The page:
oecdEarlier in the week, we looked at what the International Monetary Fund (IMF) believes Europe should be doing to solve the Eurozone crisis. Nemat Shafik, the Deputy Managing Director of the IMF, set out a series of policy suggestions for the Eurozone that the IMF believes might finally calm markets and solve the crisis. The IMF’s advice is, essentially, to improve coordination and cooperation at the European level and deepen fiscal integration. In short: “more Europe”.

Is this advice shared by other international organisations? We asked Angel Gurría, Secretary General of the Organisation for Economic Co-operation and Development (OECD), what his organisation thought about the calls from some of our commenters to scrap the Euro:

The sovereign debt crisis is not a eurozone crisis. It is the crisis of some countries in the eurozone. The euro has worked well in many ways during the global crisis. It’s a huge achievement. But, the crisis has shown the necessity to adapt national economies to the reality of monetary union. Many countries rested on their laurels and experienced a gradual loss of competitiveness in the run-up to the crisis. Reforms, going beyond those currently planned, are needed to improve fiscal, financial and structural performance. This includes a proper balance between fiscal, structural but also social and employment policy measures.

Pier Carlo Padoan, Chief Economist of the OECD, was even more pointed in spelling out the OECD’s recommendations:

The eurozone crisis has shown that much more needs to be done in strengthening governance of the euro area along two lines: first, improving the resilience of the private sector so as to avoid the build-up of unsustainable imbalances. Second, making progress in fiscal integration.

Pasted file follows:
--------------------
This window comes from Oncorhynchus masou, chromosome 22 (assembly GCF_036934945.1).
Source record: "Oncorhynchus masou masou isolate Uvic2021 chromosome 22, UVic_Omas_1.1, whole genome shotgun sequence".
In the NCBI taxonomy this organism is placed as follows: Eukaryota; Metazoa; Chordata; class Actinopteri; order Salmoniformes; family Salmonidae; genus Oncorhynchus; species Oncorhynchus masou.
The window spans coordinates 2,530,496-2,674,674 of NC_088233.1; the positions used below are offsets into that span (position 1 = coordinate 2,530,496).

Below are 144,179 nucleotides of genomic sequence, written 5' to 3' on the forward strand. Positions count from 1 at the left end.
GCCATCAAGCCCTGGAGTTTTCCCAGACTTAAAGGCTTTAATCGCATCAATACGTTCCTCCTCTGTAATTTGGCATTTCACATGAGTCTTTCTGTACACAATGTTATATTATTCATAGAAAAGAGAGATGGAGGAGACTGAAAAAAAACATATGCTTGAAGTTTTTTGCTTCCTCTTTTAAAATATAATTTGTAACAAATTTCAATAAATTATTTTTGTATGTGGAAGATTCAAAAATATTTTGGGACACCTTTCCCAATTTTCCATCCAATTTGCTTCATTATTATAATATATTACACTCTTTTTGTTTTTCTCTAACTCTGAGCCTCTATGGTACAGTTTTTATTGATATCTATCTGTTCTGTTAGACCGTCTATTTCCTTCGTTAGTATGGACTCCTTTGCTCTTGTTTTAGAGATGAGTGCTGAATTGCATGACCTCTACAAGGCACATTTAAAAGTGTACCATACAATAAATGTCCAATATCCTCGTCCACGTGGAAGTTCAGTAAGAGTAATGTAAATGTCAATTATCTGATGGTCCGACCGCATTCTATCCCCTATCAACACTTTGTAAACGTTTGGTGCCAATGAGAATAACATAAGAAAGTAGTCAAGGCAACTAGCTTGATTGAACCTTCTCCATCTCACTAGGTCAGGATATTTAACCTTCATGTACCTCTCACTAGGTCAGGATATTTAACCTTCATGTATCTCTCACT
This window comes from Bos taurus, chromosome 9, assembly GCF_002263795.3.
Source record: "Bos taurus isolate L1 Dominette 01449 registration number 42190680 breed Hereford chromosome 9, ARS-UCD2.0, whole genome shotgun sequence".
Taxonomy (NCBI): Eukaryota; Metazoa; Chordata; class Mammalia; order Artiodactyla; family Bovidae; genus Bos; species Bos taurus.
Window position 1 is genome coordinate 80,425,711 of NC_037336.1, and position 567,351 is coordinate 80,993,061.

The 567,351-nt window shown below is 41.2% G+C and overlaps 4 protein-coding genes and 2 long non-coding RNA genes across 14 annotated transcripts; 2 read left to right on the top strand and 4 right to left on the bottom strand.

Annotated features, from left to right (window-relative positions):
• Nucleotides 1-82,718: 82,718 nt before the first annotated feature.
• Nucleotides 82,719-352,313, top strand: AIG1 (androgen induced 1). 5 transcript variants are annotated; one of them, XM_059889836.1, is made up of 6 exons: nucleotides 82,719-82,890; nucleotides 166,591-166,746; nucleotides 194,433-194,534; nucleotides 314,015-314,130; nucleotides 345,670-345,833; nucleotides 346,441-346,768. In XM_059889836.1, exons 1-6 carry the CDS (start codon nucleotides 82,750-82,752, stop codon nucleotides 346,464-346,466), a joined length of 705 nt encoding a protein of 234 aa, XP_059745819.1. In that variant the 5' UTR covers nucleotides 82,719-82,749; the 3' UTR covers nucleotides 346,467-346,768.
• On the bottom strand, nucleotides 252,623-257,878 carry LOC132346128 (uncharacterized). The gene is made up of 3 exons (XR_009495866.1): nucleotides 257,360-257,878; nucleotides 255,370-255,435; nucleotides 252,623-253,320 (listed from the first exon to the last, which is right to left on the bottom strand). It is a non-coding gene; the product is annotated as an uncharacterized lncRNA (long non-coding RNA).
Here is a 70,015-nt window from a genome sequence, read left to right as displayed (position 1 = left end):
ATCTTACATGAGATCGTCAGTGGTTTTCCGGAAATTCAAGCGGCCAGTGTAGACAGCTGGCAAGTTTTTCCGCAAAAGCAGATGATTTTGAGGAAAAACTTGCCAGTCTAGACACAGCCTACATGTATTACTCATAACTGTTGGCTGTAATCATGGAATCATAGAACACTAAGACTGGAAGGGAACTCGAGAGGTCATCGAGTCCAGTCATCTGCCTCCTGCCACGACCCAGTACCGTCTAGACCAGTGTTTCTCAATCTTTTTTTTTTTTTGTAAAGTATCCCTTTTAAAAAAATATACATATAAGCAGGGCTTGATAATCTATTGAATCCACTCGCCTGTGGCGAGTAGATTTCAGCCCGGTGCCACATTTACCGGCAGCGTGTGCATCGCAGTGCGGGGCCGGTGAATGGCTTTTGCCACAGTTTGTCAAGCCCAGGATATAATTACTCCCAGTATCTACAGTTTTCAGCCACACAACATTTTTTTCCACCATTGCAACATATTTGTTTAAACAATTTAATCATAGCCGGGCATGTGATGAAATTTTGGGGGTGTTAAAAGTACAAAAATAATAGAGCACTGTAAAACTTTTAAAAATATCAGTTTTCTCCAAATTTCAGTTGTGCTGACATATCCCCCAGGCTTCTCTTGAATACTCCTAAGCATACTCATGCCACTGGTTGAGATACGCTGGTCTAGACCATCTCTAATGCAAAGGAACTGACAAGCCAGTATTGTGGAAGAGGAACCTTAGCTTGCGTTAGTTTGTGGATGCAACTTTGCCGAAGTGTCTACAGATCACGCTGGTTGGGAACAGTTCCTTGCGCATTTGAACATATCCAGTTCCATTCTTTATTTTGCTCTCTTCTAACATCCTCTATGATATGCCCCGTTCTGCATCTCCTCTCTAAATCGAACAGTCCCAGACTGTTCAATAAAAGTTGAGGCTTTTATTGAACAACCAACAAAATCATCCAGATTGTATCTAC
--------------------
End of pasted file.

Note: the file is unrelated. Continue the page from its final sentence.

So, both the IMF and the OECD are pushing for greater fiscal integration and “more Europe” as a solution to the eurozone crisis. The specifics of that integration are vague (though the British Chancellor of the Exchequer has, for example, recently been pushing for the adoption of eurobonds) but more and more people are starting to argue that stronger fiscal integration is the only way out of the crisis.

Vote 2014

Voting is closed in our Debating Europe Vote 2014! The results are now in, so come and see what our readers thought!

2 comments Post a commentcomment

  1. avatar

    Euro born as a debt because it’s lend from the bankers.
    This is the only truth.
    You can hide the truth for a while not forever

  2. avatar
    peter schellinck

    We should give it a serious thought as it might not be such a bad idea to adopt a little bit of a “Fortress Europe” mind set. The framework is in place to take a calculated risk and a courageous step forward towards elevating Europe’s power and reputation. We have a democratic elected parliament, a president, a foreign policy representative, a well structured commission hungry to be more efficient and functional, and we have a big crisis on hand which could be the substrate as well as a reason to think and act out of the box. So, why doesn’t the OECD think out of the box and be more open to alternative studies and recommendations. Rather then bowing to the members national interests, challenge them with models for the future. Why not introduce a controlled default of Greece and let the EU parliament take over and manage a reform at the expense of it’s sovereignty and at the benefit of the citizens. Study the impact of allowing weaker countries with high debt and/or regions that want more local autonomy to exchange sovereign debt for the transfer of federal powers to the EU parliament and institutions and hence start the process of sovereign mitigation to a truly European sovereignty. Once this is done we will still only represent less than 10% of the world’s population, however be recognised as a united powerhouse with lots to offer. One currency, one set of common rules and regulations, one EU monetary fund grouping all sovereign debt, one tax matrix, a Eurobond, one security and defence policy and mechanism, etc. but dozens of cultures, languages, political platforms, freedom and internal peace. The Euro can be a strong alternative to the dollar and muscle the Chinese. And indeed, I remain stuck with the question: “What does the OECD really recommend or are they afraid to embarrass their member states???”

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